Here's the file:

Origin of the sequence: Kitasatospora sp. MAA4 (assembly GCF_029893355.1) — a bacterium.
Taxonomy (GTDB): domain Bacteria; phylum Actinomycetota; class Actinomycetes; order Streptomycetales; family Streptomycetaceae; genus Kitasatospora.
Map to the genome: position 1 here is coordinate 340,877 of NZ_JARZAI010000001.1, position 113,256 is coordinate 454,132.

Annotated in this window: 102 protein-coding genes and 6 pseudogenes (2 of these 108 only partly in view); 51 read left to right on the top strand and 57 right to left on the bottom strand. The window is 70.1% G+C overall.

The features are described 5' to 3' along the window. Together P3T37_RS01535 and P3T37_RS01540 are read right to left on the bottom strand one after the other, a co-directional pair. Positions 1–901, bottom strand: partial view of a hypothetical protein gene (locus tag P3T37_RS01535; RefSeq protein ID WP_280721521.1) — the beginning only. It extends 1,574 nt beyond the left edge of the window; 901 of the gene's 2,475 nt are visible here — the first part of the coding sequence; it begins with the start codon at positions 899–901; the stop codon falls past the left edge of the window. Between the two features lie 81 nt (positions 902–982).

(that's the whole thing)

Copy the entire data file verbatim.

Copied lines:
Origin of the sequence: Kitasatospora sp. MAA4 (assembly GCF_029893355.1) — a bacterium.
Taxonomy (GTDB): domain Bacteria; phylum Actinomycetota; class Actinomycetes; order Streptomycetales; family Streptomycetaceae; genus Kitasatospora.
Map to the genome: position 1 here is coordinate 340,877 of NZ_JARZAI010000001.1, position 113,256 is coordinate 454,132.

Annotated in this window: 102 protein-coding genes and 6 pseudogenes (2 of these 108 only partly in view); 51 read left to right on the top strand and 57 right to left on the bottom strand. The window is 70.1% G+C overall.

The features are described 5' to 3' along the window. Together P3T37_RS01535 and P3T37_RS01540 are read right to left on the bottom strand one after the other, a co-directional pair. Positions 1–901, bottom strand: partial view of a hypothetical protein gene (locus tag P3T37_RS01535; RefSeq protein ID WP_280721521.1) — the beginning only. It extends 1,574 nt beyond the left edge of the window; 901 of the gene's 2,475 nt are visible here — the first part of the coding sequence; it begins with the start codon at positions 899–901; the stop codon falls past the left edge of the window. Between the two features lie 81 nt (positions 902–982).